The Sarasota Military Academy Honor Guard’s presentation of colors at the opening of Tuesday’s Sarasota School Board meeting drew applause from the nearly 100 people in attendance, showing the kind of community support that helped save the military school’s bid to add a middle school.
In a highly charged Tuesday meeting, the School Board voted 3-2 to allow the Sarasota Military Academy (SMA) to open a middle school, drawing audible sighs from the academy’s contingent as the decision was announced.
Initially, SMA’s middle school expansion looked unlikely. The School Board voted on three charter-school applications Tuesday, denying the first two and then taking SMA to task in a series of public comments excoriating the school for what board members called a sloppy and disappointing application.
School Board members Carol Todd and Caroline Zucker voted to deny SMA’s proposal, citing concerns about fairness.
“I support the military academy, but it’s an untenable position for this board to be in,” Todd explained. “I’m not going to support it because it wouldn’t be respectful to the previous applicants I’ve denied.”
“I can’t deny the other applications and approve this one,” Zucker added. “It’s just not fair.”
In the end, however, SMA’s reputation made the difference.
School Board members Frank Kovach and Shirley Brown indicated they would vote to approve the military school’s expansion, leaving the deciding vote to School Board member Jane Goodwin.
Goodwin initially echoed concerns expressed by Todd and Zucker about fairness and a potentially compromised appeals process.
“You’ve put the board in an untenable position,” Goodwin said, just prior to announcing she would vote in favor of the expansion. “I hope I’m doing the right thing.”
SMA Headmaster Daniel Kennedy was visibly relieved after the meeting, shaking the hands of well-wishers and congratulating the members of his staff with high-fives, hugs and back slaps.
“I feel great,” Kennedy said. “After that vote we are determined to work as hard as we can to prove to the board that they made the right decision.”
Goodwin later explained to SMA parents what ultimately swayed her decision to cast the approving final vote.
“I’m looking for something we don’t already do,” Goodwin said. “I’m looking for unique.”
SMA parents were ecstatic.
“Having a middle school will make a huge difference,” said Barbara Robinette, whose son is a sophomore at SMA. “By starting earlier, it will help instill the values we want in our children before they even get to high school.”
“There are no words to describe how important the middle school will be,” said Jill Wolfe, president of SMA’s Parent Teacher Cadet Council (PTCC). Wolfe said her son, a junior at SMA, plans on applying to West Point and the U.S. Air Force Academy, and is adamant that his young brother, who is still a toddler, attend SMA’s new middle school.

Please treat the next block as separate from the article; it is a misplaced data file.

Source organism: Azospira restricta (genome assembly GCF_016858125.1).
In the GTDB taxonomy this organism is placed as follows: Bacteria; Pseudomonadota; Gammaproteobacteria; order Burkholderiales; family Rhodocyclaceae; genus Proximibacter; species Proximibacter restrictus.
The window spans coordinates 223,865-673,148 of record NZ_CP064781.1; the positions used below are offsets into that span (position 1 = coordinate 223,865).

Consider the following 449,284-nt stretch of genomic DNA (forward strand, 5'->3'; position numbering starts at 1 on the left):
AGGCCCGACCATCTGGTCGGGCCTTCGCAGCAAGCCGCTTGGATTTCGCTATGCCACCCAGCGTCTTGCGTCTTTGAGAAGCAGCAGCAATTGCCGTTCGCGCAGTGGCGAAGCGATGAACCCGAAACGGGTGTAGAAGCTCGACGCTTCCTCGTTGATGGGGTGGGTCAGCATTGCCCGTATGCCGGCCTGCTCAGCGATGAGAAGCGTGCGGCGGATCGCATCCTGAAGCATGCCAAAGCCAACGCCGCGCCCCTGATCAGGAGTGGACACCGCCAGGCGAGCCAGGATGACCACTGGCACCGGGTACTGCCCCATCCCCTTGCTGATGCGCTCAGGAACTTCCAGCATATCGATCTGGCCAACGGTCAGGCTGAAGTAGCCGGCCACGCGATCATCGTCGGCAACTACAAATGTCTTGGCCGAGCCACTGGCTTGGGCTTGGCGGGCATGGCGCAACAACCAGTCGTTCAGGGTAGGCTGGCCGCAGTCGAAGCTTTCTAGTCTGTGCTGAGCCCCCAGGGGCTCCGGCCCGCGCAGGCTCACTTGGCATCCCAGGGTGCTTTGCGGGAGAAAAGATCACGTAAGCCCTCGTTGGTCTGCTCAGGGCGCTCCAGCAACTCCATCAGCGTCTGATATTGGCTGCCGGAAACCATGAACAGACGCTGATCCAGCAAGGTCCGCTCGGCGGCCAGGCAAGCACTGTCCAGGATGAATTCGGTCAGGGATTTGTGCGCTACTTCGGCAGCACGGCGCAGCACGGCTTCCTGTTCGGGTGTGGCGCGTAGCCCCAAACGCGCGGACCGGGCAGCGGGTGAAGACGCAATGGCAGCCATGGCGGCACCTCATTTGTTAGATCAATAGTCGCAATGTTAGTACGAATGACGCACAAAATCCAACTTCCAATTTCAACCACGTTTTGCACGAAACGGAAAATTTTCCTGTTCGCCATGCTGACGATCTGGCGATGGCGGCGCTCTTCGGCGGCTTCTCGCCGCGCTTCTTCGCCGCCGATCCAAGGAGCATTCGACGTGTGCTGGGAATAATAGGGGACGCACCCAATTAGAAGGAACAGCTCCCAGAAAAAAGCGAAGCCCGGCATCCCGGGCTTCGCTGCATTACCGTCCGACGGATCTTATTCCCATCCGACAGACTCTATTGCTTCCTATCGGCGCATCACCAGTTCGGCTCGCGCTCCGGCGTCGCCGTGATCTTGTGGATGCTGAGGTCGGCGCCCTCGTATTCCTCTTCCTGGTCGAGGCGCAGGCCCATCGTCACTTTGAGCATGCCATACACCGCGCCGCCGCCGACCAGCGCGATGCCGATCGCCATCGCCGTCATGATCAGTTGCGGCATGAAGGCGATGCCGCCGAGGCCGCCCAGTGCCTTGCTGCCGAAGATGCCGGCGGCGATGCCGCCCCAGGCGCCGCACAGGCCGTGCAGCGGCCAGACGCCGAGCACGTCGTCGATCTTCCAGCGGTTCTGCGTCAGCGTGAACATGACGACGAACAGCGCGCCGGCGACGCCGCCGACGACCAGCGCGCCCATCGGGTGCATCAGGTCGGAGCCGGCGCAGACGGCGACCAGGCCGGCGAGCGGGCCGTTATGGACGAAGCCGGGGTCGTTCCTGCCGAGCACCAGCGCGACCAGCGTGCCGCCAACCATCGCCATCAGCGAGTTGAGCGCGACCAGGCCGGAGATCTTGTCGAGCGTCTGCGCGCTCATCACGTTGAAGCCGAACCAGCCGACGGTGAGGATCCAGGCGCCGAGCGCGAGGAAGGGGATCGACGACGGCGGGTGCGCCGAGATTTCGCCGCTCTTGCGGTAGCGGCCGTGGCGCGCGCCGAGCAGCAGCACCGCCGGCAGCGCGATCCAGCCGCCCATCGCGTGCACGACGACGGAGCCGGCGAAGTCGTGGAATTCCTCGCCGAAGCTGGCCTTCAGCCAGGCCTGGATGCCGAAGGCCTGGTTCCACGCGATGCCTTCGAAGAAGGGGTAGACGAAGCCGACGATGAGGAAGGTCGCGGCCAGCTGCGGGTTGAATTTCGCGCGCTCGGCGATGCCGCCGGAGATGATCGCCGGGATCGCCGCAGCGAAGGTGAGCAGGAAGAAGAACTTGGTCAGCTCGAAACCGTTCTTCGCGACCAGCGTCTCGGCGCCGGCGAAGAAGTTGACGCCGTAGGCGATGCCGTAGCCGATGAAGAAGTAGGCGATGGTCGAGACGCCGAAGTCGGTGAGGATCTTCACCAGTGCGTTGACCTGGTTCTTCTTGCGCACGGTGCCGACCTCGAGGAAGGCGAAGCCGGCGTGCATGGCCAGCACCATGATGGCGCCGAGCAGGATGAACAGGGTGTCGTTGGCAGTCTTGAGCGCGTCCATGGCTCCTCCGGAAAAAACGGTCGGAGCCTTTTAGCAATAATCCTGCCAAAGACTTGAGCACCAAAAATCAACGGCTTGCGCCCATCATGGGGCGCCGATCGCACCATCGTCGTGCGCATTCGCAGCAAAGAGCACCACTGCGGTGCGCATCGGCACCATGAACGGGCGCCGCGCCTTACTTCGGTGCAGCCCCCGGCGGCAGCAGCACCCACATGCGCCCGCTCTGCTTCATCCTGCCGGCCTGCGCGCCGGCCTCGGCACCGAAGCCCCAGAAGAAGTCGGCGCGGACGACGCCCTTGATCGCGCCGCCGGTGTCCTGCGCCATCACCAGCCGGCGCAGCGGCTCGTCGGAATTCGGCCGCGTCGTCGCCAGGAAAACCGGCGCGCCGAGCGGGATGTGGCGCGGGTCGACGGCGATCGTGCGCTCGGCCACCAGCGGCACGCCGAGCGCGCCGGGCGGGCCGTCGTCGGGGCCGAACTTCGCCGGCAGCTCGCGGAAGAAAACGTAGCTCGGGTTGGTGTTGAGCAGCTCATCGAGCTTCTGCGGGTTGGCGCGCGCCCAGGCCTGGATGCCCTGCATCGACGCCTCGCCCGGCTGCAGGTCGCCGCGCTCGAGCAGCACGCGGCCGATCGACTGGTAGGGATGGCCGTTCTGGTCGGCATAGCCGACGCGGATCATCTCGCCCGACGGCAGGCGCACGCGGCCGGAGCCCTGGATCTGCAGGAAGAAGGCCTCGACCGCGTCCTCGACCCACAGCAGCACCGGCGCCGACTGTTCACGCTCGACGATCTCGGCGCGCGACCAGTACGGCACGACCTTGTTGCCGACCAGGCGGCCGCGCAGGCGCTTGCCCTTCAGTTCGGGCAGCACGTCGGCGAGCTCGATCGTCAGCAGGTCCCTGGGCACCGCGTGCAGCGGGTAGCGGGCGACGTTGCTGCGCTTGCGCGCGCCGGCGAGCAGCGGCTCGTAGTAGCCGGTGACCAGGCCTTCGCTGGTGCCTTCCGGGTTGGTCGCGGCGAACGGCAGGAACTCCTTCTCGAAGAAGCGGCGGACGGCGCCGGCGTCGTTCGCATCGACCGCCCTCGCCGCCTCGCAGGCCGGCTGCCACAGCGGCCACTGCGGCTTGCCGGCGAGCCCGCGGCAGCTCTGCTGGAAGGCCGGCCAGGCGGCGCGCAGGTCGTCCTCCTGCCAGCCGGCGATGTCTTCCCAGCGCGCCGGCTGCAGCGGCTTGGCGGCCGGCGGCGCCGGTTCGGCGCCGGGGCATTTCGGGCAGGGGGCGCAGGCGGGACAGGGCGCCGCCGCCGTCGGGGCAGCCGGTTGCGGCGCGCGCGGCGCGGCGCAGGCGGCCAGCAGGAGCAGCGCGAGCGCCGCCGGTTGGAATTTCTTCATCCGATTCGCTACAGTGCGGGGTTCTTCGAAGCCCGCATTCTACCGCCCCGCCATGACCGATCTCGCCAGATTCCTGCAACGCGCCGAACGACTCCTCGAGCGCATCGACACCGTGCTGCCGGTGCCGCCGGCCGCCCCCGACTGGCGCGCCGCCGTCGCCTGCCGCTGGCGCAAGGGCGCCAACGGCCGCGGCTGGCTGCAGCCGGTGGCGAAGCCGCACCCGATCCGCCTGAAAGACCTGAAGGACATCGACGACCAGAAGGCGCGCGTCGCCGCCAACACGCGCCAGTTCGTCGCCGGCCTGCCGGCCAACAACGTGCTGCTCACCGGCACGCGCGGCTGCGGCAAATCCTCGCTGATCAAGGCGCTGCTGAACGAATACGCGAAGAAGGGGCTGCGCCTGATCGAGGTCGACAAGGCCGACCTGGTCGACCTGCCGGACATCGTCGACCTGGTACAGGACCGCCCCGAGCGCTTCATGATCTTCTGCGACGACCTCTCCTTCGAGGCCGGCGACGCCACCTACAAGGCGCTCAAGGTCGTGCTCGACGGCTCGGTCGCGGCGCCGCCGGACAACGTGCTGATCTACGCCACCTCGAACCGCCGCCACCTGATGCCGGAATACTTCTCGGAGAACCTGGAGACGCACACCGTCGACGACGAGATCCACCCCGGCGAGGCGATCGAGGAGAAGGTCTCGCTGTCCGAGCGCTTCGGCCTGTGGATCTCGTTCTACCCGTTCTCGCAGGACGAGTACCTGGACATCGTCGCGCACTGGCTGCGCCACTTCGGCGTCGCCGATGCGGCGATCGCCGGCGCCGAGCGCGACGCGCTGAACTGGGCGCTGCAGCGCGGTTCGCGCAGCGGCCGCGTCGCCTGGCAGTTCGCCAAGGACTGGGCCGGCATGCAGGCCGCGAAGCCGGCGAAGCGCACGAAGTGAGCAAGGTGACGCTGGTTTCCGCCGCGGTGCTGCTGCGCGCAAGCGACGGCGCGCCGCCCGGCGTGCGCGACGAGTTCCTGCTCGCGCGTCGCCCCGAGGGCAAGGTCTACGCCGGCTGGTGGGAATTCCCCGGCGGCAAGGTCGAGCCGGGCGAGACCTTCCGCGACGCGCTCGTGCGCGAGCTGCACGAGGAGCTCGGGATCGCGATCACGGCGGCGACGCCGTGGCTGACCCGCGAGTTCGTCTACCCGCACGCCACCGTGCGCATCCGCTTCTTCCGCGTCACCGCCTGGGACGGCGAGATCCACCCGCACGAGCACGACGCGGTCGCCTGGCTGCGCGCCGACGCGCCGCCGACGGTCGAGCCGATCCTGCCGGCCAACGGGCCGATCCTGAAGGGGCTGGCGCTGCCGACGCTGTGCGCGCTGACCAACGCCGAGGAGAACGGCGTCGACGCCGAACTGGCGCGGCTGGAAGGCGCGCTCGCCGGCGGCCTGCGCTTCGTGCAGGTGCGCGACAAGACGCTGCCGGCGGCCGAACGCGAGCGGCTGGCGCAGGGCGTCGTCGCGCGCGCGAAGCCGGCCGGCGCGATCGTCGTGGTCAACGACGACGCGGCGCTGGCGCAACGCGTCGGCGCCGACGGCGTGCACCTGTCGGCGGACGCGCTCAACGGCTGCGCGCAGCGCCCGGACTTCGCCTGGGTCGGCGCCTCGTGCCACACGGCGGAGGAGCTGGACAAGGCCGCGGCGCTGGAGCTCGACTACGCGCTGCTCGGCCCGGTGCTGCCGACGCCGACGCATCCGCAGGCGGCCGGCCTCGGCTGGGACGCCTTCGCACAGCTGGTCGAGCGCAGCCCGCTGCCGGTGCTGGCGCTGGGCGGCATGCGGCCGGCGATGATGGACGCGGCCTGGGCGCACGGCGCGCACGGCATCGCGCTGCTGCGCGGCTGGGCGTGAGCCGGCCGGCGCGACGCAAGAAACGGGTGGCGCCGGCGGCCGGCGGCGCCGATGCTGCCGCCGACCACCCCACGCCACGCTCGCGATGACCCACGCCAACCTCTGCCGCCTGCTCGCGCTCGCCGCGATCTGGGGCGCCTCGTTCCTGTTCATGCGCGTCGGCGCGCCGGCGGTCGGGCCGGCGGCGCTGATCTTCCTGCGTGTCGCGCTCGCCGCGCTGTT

“For a 16-year-old to care so much about where his little brother will go to school, that tells you something,” Wolfe said.
The SMA prep school’s campus, which has a projected $4.7 million price tag, will comprise about five new buildings as well as soccer and lacrosse fields and be located on a 12-acre site off Fruitville Road, east of Interstate 75.
All three charter-school proposals drew heated comments from board members, with the harshest critiques reserved for the Sarasota Academy of Math and Science before its application was struck down in a 5-0 vote.
School Board members took advantage of the public forum to dress down the Hillsborough County-based charter in a series of prepared remarks, sending a message to charter-school applicants whose governing bodies reside outside the county that Sarasota referendum dollars are not up for grabs, and charter applications will not be considered unless they are backed by community support.
“I have not received one phone call, email or letter from a citizen in this district asking for this school,” Todd said.
“Our referendum dollars would be going to a board that is not local,” Brown said. “I have a major problem with that.”
School Board members were also concerned about protecting the district’s high performance standards.
“I am concerned about approving a charter that could bring down our A-rating,” Todd said, referring to the district being one of only five among Florida’s 67 districts to be awarded a coveted A-rating in 2013.
The School Board was less critical of the application from Horizon’s Unlimited Learning Academy. Despite shortfalls in the charter’s education plan, board members praised the group’s concept and passion before voting 5-0 to deny the application.
“This charter school is not ready to go live, but the concept is good,” Goodwin said. “Shore up your educational plan and come back. We want you to be successful.”
Contact Nolan Peterson at email@example.com
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